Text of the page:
HOMELESSNESS has been increasing almost three times faster in Bournemouth than the rest of the country.

The number of people bedding down on the town’s streets has gone up by 292 per cent since 2010. This compares to the national average of 102 per cent.

Bournemouth council has admitted that there is “no easy explanation” for the rise and pledged to direct more resources to tackle the problem.

The figures, published in a new council report, also revealed that the number of households in temporary accommodation has doubled from 24 in September to 48 in March.

In total 39 families are living in bed and breakfasts, with 18 of those being placed by the council’s Children’s Social Care department over welfare concerns.

Cllr Robert Lawton, the borough’s housing portfolio holder, told the Daily Echo: “If a person has young children, we are obliged to house them and we put them in a B&B – but as to why we had an influx? I don’t know. There is no easy explanation for this.”

Cllr Lawton added that the feedback from rough sleepers was that they had chosen Bournemouth as “it is a nicer place to live” than many other parts of the country.

“Budgets are under pressure, but we have allocated an extra £200,000 to try and tackle this issue because we have recognised, although it is a national problem, for some reason we have seen this increase in Bournemouth,” said Cllr Lawton.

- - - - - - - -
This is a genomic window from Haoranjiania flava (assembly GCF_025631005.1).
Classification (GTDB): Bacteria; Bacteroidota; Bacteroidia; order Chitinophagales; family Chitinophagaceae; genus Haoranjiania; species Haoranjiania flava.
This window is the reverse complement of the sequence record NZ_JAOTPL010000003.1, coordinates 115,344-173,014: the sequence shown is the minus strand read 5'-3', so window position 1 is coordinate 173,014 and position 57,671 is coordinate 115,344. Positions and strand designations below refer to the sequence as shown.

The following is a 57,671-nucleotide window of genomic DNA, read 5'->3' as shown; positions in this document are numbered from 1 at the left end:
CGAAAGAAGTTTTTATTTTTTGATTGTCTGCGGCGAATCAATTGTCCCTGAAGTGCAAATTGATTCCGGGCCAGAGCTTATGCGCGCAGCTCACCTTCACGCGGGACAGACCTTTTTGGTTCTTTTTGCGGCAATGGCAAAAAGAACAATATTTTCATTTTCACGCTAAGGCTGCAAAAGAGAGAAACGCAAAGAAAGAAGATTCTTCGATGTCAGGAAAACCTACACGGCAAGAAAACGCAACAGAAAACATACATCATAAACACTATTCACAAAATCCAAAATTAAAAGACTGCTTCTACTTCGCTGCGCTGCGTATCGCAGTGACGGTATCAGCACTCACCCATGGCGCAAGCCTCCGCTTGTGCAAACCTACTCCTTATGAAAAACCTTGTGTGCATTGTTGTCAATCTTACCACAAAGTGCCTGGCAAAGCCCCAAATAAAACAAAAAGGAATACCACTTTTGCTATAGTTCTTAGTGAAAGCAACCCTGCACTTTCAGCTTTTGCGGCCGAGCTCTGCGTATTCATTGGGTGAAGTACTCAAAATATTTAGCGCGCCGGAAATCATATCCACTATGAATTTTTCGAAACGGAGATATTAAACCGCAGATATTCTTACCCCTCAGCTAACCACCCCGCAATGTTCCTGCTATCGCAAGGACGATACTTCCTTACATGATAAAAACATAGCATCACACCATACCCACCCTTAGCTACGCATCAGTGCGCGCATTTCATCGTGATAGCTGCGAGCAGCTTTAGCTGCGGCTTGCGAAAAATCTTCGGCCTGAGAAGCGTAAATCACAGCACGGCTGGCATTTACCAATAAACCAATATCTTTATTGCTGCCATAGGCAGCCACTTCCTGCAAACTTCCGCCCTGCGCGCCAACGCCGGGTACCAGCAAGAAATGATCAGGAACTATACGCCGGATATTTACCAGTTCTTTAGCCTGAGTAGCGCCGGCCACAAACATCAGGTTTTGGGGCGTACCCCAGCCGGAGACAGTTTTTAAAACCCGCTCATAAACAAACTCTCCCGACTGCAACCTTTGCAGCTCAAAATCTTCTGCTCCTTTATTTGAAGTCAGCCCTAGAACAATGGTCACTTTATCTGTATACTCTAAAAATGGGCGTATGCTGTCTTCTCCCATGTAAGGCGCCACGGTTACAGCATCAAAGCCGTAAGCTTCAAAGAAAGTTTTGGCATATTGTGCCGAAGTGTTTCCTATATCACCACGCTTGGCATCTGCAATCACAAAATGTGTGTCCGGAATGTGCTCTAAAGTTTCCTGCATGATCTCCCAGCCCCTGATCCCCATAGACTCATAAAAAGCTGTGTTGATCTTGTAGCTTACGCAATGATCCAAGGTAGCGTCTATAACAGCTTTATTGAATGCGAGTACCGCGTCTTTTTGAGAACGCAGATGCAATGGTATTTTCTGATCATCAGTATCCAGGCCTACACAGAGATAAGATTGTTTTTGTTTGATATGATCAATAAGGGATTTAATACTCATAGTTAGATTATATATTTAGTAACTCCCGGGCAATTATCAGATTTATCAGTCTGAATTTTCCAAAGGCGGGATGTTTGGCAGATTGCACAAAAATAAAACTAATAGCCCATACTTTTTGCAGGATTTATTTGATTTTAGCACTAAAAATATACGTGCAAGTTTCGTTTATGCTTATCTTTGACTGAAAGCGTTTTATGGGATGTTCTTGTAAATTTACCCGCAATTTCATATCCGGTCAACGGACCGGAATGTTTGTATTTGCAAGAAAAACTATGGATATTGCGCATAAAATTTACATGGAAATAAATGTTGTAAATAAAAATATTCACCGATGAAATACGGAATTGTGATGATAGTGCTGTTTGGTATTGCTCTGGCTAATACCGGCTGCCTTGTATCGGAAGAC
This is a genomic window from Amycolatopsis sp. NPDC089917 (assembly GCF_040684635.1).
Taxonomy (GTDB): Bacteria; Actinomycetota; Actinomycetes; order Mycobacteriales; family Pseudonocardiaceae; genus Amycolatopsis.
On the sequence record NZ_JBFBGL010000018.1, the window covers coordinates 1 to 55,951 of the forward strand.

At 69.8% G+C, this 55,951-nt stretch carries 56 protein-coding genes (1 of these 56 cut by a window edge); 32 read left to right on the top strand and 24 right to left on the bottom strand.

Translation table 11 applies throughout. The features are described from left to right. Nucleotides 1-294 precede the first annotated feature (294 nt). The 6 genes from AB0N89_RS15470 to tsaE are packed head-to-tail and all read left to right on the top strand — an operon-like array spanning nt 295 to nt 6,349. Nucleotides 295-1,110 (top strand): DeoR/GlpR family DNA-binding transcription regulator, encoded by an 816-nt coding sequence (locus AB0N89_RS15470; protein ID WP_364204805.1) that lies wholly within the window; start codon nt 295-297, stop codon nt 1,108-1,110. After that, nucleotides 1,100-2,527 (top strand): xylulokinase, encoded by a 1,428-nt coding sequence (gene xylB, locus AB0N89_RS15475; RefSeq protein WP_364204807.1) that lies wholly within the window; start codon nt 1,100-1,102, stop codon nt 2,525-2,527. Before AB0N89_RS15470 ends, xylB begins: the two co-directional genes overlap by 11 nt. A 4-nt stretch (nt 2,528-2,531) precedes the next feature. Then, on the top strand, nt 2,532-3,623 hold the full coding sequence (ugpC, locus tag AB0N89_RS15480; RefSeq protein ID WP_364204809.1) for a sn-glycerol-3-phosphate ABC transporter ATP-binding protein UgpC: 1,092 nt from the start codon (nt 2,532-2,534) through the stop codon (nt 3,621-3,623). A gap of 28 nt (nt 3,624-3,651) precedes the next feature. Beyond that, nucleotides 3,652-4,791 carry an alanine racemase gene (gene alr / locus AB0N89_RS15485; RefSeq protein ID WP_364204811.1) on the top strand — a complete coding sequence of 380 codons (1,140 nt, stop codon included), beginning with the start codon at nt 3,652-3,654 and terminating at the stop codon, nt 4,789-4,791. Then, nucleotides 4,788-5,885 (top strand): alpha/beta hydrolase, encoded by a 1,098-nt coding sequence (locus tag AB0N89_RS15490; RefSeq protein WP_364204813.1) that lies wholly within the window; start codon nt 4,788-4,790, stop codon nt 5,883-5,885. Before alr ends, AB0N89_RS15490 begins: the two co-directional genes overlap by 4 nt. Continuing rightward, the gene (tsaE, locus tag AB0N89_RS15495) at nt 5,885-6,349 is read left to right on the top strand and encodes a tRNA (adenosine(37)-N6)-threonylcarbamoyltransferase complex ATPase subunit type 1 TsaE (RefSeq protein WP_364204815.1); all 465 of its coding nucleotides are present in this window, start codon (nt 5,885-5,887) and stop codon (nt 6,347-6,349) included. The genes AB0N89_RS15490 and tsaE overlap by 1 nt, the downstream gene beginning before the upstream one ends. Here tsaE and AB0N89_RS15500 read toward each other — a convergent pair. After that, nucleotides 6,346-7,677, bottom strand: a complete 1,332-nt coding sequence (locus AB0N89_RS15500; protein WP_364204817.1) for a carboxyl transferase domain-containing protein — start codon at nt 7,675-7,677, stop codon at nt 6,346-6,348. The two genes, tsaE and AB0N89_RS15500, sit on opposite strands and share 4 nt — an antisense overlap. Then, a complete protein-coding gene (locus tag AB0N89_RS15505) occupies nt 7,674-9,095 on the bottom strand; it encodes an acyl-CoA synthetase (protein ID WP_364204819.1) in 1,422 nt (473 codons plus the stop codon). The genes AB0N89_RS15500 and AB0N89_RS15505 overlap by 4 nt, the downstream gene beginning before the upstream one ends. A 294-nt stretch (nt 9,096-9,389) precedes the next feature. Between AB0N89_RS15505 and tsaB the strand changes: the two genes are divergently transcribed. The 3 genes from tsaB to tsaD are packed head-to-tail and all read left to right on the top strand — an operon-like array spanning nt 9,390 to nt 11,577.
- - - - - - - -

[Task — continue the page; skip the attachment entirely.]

In December the Echo reported that the number of rough sleepers in the town had trebled in two years.

An annual overnight count, which Cllr Lawton observed for himself, found 47 rough sleepers compared with 16 in 2013 and 31 in 2014.

This led to the authority promising to introduce a “robust enforcement approach” while allocating additional funds.

But Cllr Lawton insisted that the borough "will not be using strong-arm tactics".

“It’s a fine balance between encouraging people to take up the services, which are available to help those in genuine need, and people who find it difficult to engage,” he said.

“We do have some people who don’t want to engage – and there’s only so much you can do – you can’t frogmarch people to a hostel or onto a bus and tell them to go somewhere else.”

Part of the extra funding will be used to take on two additional members of the council’s six-strong rough sleeper team, which proactively tries to help people off the streets.

As well as funding 200 hostel beds for rough sleepers, the council provides the Local Welfare Assistance Fund which helps people in financial difficulty, and has a policy to assist homeless people who are not from Bournemouth return to their home towns.

Residents are urged to report any rough sleepers so that they can receive help as soon as possible. This can be done by calling 0300 500 0914 or visiting www.streetlink.org.uk.